Your job to figure out how to focus on your work for a desired period of time. You have to learn to abandon what isn’t working and put aside problems that aren’t worth bothering with because they will lead to dead-ends.

Condition your mind. Practice concentrating on one thing at a time until you can concentrate at will. Focus on concentrating on things, on people, on ideas, on the text you’re reading. Look at your thumb. Turn it, study it and see it. Stare at your face in the mirror for ten minutes. See the blemishes; see the beauty you’d never noticed.

Fix your mind completely on one thing at a time and give it all your full attention–that one thought that it’s most important  to express in that one sentence,  that one right word that will capture exactly what the poem means, that one brushstroke, that one most-important emotion you, the actor, will communicate to the audience in Act Two. Practice keeping yourself in that state of alertness as long as you’re working.

The great Vivekananda said, “There is no limit to the powers of the human mind. The more concentrated it is, the more power is brought to bear on one point; that is the secret… In making money, or in worshiping God, or in doing anything, the stronger the power of concentration, the better will that thing be done.”

 

© 2017 David J. Rogers

For my interview from the international teleconference with Ben Dean about Fighting to Win, click on the following link:

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9 Comments

Filed under Artists, Becoming an Artist, Blocks to Action, concentration, Creativity Self-Improvement, Developing Talent, Human Potential and Achievement, Eastern Philosophy, Fighting to Win, Inner Skills, Self-Confidence, Writers

9 responses to “Total Concentration: The Heart and Soul of Creative Work: Part Two

  1. I agree. But, it’s pretty tricky when people you love just pop in and start talking when you are in the zone. As a great example to your post, I was at a concert years ago, and there was a power failure. But, it took the pianist about 30 seconds to notice the lights had gone out, even though the orchestra had stopped and the audience were startled.

    Liked by 1 person

    • davidjrogersftw

      Rob, I enjoyed reading your biography, and it’s apparent you find great joy from music. Of all artists I admire composers the most, then ballet dancers, then pianists. I’m from a musical family, mainly singers, and a pianist too.

      I can sympathize with what you said in your comment. I spent years in my home writing with my four children clamoring about, with their armies of friends raising hell. But when they were gone, I missed them all and missed the noise too. It took me a while to adjust to silence.

      Thank you for the great pianist example. I wish you continued success with your music. I saw your tribute to Emily Dickinson, listened to it, and liked it a lot. I like the dreamy quality of your music. I also am a fan of Emily Dickinson. I talk about her in one of my posts: A Strange and Perplexing Disorder: My Mother and Emily Dickinson

      Liked by 1 person

  2. Good morning David….This post is a show stopper for me…and ties in beautifully with my recent blog with regards to sketching and observation – thank you.

    I will quote many times your comment – ‘we know we are focused when the awareness of time has vanished’ This is so true, and what I believe is the deep physical and emotional healing element of focus. When we are in that state of being, as you say there isn’t room in the mind for physical or emotional pain…it simply goes away. Also, those pesky ‘chattering monkeys’ are completed quietened…….

    The fish story is again superb and ties in so beautifully with ‘seeing – as opposed to looking’. It also brings home the point that in order to see we must take time…….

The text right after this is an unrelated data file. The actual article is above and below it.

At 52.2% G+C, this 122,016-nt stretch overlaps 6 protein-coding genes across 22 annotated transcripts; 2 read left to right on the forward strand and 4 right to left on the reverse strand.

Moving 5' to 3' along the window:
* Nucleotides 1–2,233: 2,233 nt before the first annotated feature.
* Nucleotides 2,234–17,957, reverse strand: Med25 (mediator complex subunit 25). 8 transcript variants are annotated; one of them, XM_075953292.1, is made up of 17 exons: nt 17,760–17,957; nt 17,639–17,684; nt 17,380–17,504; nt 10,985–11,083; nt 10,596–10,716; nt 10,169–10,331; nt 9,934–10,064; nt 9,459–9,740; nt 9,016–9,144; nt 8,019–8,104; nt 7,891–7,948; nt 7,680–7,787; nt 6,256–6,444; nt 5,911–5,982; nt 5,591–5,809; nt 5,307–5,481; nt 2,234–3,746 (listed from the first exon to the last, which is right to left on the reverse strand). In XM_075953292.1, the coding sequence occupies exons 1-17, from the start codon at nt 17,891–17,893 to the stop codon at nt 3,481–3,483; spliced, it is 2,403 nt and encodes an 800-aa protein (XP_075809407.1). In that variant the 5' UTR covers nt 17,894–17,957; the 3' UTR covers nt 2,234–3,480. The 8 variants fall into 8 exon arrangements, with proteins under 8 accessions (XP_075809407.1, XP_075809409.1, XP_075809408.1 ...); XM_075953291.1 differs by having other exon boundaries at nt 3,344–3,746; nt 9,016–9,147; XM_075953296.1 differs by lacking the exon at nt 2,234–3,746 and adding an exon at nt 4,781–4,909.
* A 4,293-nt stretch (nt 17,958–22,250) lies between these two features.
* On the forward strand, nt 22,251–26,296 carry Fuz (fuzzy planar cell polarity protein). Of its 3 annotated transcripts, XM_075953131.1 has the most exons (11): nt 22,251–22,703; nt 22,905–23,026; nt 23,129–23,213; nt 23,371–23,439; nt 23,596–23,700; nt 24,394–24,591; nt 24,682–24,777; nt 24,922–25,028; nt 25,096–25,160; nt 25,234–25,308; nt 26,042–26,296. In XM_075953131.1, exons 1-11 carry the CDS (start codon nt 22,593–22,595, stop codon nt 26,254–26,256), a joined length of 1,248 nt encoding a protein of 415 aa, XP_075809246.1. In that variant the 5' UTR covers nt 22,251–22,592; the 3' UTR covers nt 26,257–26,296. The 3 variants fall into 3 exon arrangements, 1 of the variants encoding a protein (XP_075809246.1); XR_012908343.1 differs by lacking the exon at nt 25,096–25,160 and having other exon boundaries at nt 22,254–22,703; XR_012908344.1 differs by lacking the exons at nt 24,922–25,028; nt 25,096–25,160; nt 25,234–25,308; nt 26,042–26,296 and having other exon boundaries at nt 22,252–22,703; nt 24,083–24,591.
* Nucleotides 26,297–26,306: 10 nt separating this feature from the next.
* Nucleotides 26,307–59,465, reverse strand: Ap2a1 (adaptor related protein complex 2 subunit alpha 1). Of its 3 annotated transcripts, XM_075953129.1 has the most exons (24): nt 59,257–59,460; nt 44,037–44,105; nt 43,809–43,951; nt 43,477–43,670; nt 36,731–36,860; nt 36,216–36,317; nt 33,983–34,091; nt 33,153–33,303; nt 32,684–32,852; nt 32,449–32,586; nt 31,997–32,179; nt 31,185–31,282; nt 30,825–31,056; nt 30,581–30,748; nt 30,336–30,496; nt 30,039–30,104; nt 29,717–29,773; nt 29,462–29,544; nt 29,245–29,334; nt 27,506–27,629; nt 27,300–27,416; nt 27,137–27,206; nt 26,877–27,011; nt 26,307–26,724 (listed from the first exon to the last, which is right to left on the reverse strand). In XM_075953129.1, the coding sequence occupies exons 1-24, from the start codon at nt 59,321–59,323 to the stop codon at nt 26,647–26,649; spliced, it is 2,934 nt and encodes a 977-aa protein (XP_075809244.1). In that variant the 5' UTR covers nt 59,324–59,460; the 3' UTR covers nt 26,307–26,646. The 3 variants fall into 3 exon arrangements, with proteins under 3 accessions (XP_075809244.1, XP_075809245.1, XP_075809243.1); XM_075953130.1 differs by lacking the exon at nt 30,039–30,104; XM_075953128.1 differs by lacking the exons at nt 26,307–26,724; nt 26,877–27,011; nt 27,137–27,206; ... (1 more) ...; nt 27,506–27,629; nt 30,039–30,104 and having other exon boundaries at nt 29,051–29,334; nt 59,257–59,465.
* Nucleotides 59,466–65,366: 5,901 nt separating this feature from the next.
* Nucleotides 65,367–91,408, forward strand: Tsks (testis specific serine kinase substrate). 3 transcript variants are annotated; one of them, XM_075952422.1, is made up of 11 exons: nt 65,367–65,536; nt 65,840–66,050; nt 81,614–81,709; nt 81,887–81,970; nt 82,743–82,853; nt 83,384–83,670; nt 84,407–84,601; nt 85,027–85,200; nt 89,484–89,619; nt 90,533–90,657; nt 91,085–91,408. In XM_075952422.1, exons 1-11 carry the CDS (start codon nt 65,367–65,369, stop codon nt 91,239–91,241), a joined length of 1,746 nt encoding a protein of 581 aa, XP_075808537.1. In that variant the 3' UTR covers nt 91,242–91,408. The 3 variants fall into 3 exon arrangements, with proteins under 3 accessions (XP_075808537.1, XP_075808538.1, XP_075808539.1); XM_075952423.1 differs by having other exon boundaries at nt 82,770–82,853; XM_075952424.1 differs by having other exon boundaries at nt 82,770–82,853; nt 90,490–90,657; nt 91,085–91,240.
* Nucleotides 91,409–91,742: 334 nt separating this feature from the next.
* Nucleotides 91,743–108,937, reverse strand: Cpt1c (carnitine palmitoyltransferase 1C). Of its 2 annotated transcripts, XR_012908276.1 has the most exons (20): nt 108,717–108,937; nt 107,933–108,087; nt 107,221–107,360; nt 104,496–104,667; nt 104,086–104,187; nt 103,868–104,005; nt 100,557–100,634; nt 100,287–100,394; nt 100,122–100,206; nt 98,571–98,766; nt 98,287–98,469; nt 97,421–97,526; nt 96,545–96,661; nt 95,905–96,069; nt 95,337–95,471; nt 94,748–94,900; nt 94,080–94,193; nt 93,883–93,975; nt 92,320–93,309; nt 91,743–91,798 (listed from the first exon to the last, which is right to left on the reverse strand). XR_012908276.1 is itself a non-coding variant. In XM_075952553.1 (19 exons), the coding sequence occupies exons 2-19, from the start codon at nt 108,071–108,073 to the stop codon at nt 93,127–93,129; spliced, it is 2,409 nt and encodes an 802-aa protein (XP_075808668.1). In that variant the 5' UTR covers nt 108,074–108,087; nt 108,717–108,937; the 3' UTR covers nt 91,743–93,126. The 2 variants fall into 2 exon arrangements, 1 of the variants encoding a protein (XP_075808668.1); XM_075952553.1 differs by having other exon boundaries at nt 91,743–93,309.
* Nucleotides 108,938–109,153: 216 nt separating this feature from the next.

I often suggest to people that they make portrait sketches of those who they might be living with. In doing this, it points out that we can live with someone for thirty years, but it isn’t until we take the time to focus and sketch them….that we truly ‘see’ them. It’s a fascinating experience when this happens. In my last blog I showed the portrait that six year old Beatrice drew of me when in Portugal….She focused completely – (I could see that as she was drawing) – and recorded every detail so well. I believe that Beatrice’s time spent at the School where she observes artists at work, has played a role in how she sees.

    Thank you David…I will definitely re blog this….Janet 🙂

    Liked by 1 person

    • davidjrogersftw

      Janet, what strikes me is that once again we are of a like mind–and at the same time once again. What’s going on, I wonder.

      I love your idea of making portrait sketches of people in our lives so that we may see what Buddhists would call their “suchness.” I’m sure your students and friends love doing it because it is an act of discovery, and what more does a creative person love than that?

      I’m certain that Beatrice’s ability to see has definitely been improved by watching you all at work. What a skill she’s acquiring. It will affect her life in many ways. Seems to me that if a person can learn to concentrate there is hardly anything he/she can’t master.

      The focus you saw in six year old Beatrice I also see in my five year old grandson Meir. He stays alone with me and we have great fun and he draws, he paints, all day, never tiring of it. Is that how you artists are? Months ago Diana asked him what kind of toys he wanted and he said, “I don’t really play with toys that much; I’m an artist.” He didn’t mean, “I’m going to draw today,” he meant he is a bonafide artist. Is that how artists start, at an early age, with that kind of self-concept? Is that how you started?

      Like

      • Ah yes…Meir is an artist. Most definitely. I knew when I was three that i would be an artist….and clearly from what you have described, Meir is on that path…how exciting and even more importantly that he has you as a role model…just as Beatrice has the artists who work at the School as her role models. I love the fact that we coincide so often with our thoughts and I really like the Buddhist expression of ‘muchness’ – wonderful. Hope you and Diana enjoy a wonderfully creative weekend…janet 🙂

        Liked by 1 person

  3. theburningheart

    Nothing like experiencing total concentration to do a great job, at whatever you do, if you want to perform greatly, but of course there is a need to have the motivation that the job requires. 🙂

    Liked by 1 person

    • davidjrogersftw

      You make a great point–the need for a combination of powerful motivation and powerful concentration, if we are to do our best work. Thank you for the idea. Let’s stay in touch.

      Like

  4. Exquisite post, David. Your powerful and crystal-clear information is most appreciated.

    Like